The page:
Making the most of your allowances
In last year’s Budget, there was no change to the personal pension allowance, which is good news for people saving for their retirement. The allowance turbo-charges your pension savings, because, if you are basic rate taxpayer, for every £100 that you pay into your pension pot, HMRC will add £25 and the same again through tax return if you are a higher rate tax payer. This is up to your personal allowance of £40,000 gross in any one year.
If you didn't take advantage of your full allowance in previous years, you can add any unused allowance – going back three years – to this year’s allowance. In other words, someone who hasn’t paid in anything this year or the previous three could pay in up to £128,000 net, which would get tax relief of £32,000 at the basic rate, or £64,000 for a higher rate tax payer, half of which is claimed back in the tax return.(*) It is important to point out that to make these levels of personal contribution you need the salary to cover it in the year the contributions are made. On employer contribution the salary level is not relevant but the same limits are used overall (£40,000 per year; £160,000 including 'carry forward').
This is an extremely useful option for company directors or others who haven’t been funding pensions but have built up large amounts of cash. It can also be useful for people who have downsized their home and have cash proceeds to invest or for people who have a redundancy payment or an inheritance. Even people who’re not working are allowed to pay £3,600 into their pension pots, which brings another £720 from the taxman, so a couple can get £1,440 simply by moving money form one pot to another.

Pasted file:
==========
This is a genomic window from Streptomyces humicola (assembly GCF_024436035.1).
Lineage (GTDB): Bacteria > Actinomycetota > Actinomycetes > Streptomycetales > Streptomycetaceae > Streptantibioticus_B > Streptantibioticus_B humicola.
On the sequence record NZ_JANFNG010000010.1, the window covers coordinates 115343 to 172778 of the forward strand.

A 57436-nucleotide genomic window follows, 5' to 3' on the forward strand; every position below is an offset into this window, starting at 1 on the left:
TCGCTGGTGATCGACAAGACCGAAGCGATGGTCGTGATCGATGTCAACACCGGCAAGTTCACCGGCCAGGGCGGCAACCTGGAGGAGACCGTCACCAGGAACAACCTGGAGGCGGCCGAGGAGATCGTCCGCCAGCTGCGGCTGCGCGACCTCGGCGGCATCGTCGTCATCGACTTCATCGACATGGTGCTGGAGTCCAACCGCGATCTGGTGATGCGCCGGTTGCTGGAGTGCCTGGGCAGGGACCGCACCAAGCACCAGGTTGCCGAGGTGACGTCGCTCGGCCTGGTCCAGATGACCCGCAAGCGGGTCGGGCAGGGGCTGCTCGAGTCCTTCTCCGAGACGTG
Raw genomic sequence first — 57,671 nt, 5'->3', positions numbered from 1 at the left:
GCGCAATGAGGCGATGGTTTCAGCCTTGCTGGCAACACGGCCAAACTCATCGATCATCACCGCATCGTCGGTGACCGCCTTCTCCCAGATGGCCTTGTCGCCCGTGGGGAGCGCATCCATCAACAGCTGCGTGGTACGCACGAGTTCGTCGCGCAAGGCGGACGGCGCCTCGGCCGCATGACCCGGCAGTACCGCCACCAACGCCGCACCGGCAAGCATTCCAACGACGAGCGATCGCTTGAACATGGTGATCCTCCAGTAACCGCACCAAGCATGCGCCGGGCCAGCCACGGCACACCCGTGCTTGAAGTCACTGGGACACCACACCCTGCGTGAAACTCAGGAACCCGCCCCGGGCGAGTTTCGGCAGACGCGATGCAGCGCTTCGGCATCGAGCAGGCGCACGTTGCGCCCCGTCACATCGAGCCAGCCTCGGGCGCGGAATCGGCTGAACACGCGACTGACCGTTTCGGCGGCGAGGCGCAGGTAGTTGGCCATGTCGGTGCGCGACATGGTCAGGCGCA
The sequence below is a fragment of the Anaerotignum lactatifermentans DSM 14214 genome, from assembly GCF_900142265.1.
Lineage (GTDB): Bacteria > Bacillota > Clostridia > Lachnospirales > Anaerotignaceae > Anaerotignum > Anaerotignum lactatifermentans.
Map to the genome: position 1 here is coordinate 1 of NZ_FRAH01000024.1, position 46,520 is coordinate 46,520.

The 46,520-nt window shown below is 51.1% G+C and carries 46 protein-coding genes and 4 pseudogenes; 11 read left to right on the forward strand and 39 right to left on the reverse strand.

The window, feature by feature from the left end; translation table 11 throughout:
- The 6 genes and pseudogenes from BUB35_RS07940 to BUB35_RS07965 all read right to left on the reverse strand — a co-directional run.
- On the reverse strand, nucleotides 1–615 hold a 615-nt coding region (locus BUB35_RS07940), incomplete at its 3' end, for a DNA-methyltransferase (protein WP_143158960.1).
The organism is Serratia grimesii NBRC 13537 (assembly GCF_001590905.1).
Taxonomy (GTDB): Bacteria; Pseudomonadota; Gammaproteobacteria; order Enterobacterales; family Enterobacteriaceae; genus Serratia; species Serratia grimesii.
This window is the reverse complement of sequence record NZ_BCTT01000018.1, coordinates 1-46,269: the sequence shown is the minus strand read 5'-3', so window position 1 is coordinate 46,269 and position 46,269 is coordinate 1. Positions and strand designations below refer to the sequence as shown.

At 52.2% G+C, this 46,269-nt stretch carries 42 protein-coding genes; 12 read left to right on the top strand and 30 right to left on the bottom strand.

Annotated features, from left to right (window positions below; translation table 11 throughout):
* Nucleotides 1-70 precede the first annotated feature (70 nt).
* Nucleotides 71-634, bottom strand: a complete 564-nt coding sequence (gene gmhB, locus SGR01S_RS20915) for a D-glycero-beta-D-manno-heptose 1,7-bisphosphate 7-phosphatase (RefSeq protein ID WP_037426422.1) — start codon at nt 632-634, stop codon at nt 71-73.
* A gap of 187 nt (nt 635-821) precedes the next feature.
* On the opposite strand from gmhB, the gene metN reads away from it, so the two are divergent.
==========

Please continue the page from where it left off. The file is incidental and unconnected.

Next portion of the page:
There is also lifetime allowance, the total maximum amount that you can have in your pension fund and enjoy the tax benefits. This was raised in the Budget from £1,030,000 to £1,055,000. This only affects a small number of people, but, if you’re one of them, you should be aware of it, because if you go over the limit you’ll pay tax on it.
A third allowance to bear in mind is that for ISAs. The individual limit is £20,000 or £40,000 for a couple. Any income earned in the ISA is free of tax. Building up an ISA could contribute to your tax free income in retirement.
Nor should you forget your personal income tax allowance. If you’re retired you should optimise the income you can take from your pension. There may be people who haven’t taken money from their pensions because they don’t need it but they should still make the most of their personal income tax allowance which is currently £11,850 a year.
Shrewd savers make their cash work hard for them, they sweat their assets. One of the easiest ways to do this is through careful tax planning and, with the end of the tax year approaching, you should be thinking about this now. So, be sure to get in touch with your Reeves client account manager before the end of the tax year. We have a hotlist of people we’re contacting to make sure they make the best use of their allowances. Speak to your account manager to ensure you’re included.
(*) Please note: Your personal pension provider adds the tax relief onto your pension contributions on your behalf. Depending on the provider, the time frame to add the relief can vary from immediate relief up to 2 months from the initial contribution.
It is important that no actions should be taken without first taking advice. Personal circumstances and an individual's appetite for risk means that the advice for one person may not be the same for everyone. The information in this blog or any response to comments should not be regarded as financial advice. Reeves do not advise on Defined Benefit pension schemes. Reeves do introduce a third party specialists in areas of work we do not cover.